Fish are not off the hook in the struggle to adapt to a more acidic environment, either. Tests conducted in the National Oceanic and Atmospheric Administration’s Fisheries research lab showed salmon exposed to future pH levels were less responsive to the smell of salmon skin extract, which would normally warn the fish of a predator attack and prompt them to hide or flee.
Testing of the salmons’ nose and brain tissue indicated that the fish could still detect the scent, but were not interpreting and acting on the trigger.
Other behaviours relying on scent – reproduction, navigation, and finding food – are also likely affected. Similar research has shown elevated CO2 concentrations to blunt prey detection in sharks, and affect the ability of reef fish to discern healthy reef habitat.
Some species are predicted to benefit from ocean acidification, but this isn’t necessarily a good thing. Research from the Canary Islands suggests the algae Vicicitus globosus, found from temperate regions to the tropics, will thrive in rising CO2 levels. Toxic blooms of V.globosus are already known to cause fish kills, and now, researchers say, “may pose an emergent threat to coastal communities, aquaculture and fisheries.”
Krill probably OK
Other organisms may shrug off ocean acidification altogether. Krill are small crustaceans found in all oceans, and an essential food source for marine mammals and seabirds in the Southern Ocean.
In a 2018 study published in Communications Biology, adult Antarctic krill, in acidity simulating near-future conditions, were able to go about their business undisturbed. The krill’s resilience is attributed to a special structure in their gills able to balance body fluid pH. Krill eggs and embryos, however, don’t have this ability, so the results are not definitive.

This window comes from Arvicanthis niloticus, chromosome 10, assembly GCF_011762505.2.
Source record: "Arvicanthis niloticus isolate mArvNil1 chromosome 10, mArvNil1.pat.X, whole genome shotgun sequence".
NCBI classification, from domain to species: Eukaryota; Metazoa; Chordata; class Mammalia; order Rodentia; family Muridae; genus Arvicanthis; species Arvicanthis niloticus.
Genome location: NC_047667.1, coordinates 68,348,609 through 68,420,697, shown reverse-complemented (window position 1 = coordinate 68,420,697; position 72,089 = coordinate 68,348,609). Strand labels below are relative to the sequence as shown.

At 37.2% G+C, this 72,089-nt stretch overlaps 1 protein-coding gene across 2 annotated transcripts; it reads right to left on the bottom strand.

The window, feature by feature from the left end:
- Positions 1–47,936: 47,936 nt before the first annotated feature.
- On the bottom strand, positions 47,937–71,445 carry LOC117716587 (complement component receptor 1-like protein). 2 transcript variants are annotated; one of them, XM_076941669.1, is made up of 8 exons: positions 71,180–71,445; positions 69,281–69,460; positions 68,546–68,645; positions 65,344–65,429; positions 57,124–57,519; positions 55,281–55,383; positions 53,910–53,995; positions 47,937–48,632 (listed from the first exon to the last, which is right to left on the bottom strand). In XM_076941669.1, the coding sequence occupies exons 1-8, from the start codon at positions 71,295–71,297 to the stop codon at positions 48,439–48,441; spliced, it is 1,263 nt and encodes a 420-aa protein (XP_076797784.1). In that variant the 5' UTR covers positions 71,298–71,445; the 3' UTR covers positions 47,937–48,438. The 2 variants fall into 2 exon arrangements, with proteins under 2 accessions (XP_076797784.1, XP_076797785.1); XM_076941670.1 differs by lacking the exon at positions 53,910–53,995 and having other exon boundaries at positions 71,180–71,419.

The sum of these effects (and several more) put future food security in doubt. Evans says that the capacity of the oceans to feed us could be threatened when we need it most.
“We need to divest from cattle production, as they’re major contributors to CO2 emissions, and we’ll be relying more on aquaculture and fishing … and so we essentially could be in a bottleneck, where some of these species that we’re going to try and grow are going to have difficulty,” he said.
Ocean acidification may have caused events in the earth’s history that go well beyond concerns over food security. Research published in Science in 2015 puts forward the theory that modern day ocean acidification has chilling parallels with the Permo-Triassic mass extinction, also known by its cheerful nickname, the Great Dying.
Around 252 million years ago, volcanoes belched huge quantities of carbon dioxide into the atmosphere over tens-of-thousands of years. This in turn triggered a spike in ocean acidity that the research suggests killed up to 96% of marine life. During the Great Dying, CO2 levels in the ocean shot up about as quickly as they are today.
“Climate change is physics, and ocean acidification is chemistry,” says Spalding, “but they’re both the same carbon dioxide molecules. Our ocean is our biggest sink for our carbon emissions, but there are limits. It can only take so much.”
Gavin MacRae is the assistant editor of the Watershed Sentinel, which is a publishing partner of Decafnation